I am an Australian, and I live in a country which has been in lockdown for somewhere around 500 days. While it is difficult to prove what would have happened if the country here did not go into lockdown, I can honestly say that the lockdown here hasn't been highly effective, as there are still 1000s of cases a day and high levels of community transfer. I would say things would have been worse.

I would rather be in lockdown in Australia than here, there are many safety nets in Australia which while life might be difficult in these times prevent what happens like people starving to death. These don't reflect on the effectiveness of the lockdown, but rather the effectiveness of the management of the lockdown.

There is also the mentality of the citizens, lockdowns are less effective when the citizens are less compliant or due to certain government stances. Take one of the areas here, you can travel there and you only have to go into quarantine for 7 days if you are vaccinated, no consideration to the fact that you can still get infected by the virus when you are vaccinated and can still transmit it.

To sum up, are lockdowns effective and the answer is yes if they are done effectively. Do lockdowns impact on personal freedoms, yes they do if they are done effectively or not. Do lockdowns have social and economic impacts, yes they do and so does not having a lockdown.

The data (cases, hospitalisation and deaths) would not support this claim.

Maybe I'm too dumb to follow your logic, but what interest do these governments have in locking down entire states again?

Voters approve of lockdowns, especially when they get WFH as part of the deal. It's the young people and poor who really get screwed. Governments don't have any other solutions even though we don't really know how effective they are long term or what the exit strategy is.

What country are you from? The Premier in the video has been anti-lockdown for the entire pandemic. And now you're claiming they are power hungry for more lockdowns? Sorry but you clearly have no context what is going on here.

Locking down the entire state ensures community spread doesn't occur across state lines. It's as simple as that.

I'm sorry, but naively, delaying is doing plenty. That much more people who get vaccinated before getting infected is that much less opportunity for the virus to mutate, or so it seems to me.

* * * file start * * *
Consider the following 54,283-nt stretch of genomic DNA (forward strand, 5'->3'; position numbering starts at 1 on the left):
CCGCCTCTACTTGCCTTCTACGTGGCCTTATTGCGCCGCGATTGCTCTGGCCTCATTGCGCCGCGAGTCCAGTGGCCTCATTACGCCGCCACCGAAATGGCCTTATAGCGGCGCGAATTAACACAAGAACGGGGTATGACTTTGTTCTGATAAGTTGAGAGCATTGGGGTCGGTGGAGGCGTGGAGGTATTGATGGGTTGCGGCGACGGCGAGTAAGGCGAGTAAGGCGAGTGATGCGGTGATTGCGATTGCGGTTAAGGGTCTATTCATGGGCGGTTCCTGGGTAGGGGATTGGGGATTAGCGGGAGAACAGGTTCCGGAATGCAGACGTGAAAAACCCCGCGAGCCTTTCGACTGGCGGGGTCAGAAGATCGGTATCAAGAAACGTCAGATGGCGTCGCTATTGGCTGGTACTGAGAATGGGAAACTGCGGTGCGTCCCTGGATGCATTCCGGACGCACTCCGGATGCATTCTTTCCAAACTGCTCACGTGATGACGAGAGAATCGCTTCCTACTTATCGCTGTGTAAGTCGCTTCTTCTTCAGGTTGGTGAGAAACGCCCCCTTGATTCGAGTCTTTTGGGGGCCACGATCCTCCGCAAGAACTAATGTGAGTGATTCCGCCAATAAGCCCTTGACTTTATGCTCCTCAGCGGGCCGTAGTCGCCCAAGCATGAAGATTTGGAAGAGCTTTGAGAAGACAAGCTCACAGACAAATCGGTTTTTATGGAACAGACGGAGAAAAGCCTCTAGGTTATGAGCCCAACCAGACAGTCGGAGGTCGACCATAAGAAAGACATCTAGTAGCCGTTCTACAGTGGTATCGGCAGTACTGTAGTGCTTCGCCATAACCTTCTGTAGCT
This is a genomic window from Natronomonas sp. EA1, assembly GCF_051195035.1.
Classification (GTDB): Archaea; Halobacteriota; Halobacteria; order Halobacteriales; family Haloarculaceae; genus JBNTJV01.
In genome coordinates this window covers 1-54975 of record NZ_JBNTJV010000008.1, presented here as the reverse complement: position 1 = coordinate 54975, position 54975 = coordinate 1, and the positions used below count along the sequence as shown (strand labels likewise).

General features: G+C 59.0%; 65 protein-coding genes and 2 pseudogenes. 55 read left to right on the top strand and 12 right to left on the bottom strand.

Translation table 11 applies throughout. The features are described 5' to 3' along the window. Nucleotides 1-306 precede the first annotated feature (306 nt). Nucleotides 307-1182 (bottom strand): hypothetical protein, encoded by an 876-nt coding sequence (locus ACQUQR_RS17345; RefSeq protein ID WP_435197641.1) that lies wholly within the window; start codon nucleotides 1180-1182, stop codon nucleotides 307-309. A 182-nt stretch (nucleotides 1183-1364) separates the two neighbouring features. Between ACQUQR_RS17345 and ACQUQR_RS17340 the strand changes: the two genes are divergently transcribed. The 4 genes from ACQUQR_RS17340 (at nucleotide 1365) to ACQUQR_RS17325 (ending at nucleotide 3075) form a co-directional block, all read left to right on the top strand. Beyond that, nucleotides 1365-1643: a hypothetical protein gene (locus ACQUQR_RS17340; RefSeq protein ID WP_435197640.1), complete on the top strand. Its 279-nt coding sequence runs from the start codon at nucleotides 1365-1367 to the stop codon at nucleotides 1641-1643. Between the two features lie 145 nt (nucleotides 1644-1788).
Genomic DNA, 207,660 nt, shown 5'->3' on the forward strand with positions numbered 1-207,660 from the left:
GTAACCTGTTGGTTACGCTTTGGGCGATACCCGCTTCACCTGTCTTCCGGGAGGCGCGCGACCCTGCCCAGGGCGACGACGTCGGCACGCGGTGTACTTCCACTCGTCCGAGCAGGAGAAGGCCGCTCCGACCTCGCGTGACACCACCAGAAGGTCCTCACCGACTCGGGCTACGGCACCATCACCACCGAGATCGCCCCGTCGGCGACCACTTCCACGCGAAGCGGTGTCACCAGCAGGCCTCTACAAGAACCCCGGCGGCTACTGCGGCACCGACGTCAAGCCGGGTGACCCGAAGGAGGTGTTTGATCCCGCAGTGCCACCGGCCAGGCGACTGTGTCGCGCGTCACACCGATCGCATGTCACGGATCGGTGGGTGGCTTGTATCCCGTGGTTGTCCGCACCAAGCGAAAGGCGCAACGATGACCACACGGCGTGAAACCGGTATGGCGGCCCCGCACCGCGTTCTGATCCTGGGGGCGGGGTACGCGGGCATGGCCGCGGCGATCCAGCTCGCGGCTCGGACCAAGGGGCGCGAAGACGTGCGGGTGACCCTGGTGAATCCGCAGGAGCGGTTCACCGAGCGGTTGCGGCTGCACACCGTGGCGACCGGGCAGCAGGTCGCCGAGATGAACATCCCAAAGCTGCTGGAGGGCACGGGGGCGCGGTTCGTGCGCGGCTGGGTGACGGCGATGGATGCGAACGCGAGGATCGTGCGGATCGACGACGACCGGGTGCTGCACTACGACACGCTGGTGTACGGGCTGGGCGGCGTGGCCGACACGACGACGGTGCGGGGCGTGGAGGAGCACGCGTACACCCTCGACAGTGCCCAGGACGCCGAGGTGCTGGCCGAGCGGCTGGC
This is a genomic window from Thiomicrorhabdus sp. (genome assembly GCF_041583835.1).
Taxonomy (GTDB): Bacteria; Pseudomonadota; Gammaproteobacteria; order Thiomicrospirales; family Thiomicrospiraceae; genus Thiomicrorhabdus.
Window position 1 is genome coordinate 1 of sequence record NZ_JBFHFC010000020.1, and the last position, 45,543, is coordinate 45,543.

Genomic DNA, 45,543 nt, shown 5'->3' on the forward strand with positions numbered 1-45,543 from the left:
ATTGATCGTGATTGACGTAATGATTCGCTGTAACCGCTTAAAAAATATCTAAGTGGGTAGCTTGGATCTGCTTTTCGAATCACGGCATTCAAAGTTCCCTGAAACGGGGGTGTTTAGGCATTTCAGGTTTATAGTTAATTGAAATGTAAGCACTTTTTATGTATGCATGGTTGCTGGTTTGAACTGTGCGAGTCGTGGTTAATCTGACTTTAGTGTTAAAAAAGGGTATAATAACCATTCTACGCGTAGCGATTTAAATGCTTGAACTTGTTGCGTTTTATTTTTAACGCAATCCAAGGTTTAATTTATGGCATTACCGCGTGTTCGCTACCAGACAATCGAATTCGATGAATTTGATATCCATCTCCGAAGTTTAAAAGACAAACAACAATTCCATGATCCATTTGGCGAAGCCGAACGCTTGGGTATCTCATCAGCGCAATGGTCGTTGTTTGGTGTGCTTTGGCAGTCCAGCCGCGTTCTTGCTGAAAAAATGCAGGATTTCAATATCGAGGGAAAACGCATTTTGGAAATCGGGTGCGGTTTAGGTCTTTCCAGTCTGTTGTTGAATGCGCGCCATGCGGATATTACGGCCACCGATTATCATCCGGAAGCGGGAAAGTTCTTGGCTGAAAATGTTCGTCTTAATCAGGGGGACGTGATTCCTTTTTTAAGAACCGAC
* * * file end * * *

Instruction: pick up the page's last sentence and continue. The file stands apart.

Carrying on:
Whether on this case it is worth it is debatable, but I disagree with your opinion that it is absolutely not worth it.

It’s way more than 900k locked down - Victoria, NSW and South Australia are locked down. That’s a sizeable chunk of the population.

If you are an isolated island then at least you have a chance to do something like what Australia is trying . You don’t have hundreds of thousands of border crossing work commuters and truck drivers who would drive through any “closed” border like e.g in the EU or between US states.

And given the less-than-spectacular vaccine rollout, you can probably justify lockdowns that just delay the pandemic by a month or so, since a month is a huge number of vaccinated people. Also since Australia didn’t get a round of natural infection from the previous virus variants, they are looking at the full R of the delta variant without the reduction multiplier of e.g 0.7 that a country with 30% antibodies would have a (assuming no reinfections and neutralizing immunity which is optimistic). Delta could easily overwhelm healthcare without lockdowns there.

That said, I’d expect there to be a pretty vivid debate about what the cost (in lives, and money which is also eventually lives if it’s public money) is of the lockdowns.

Because other than the delay argument - which is valid - locking down to prevent a few thousand dead isn’t sensible or logical unless the same should happen for a bad flu season.

> You don’t have hundreds of thousands of border crossing work commuters and truck drivers who would drive through any “closed” border like e.g in the EU or between US states.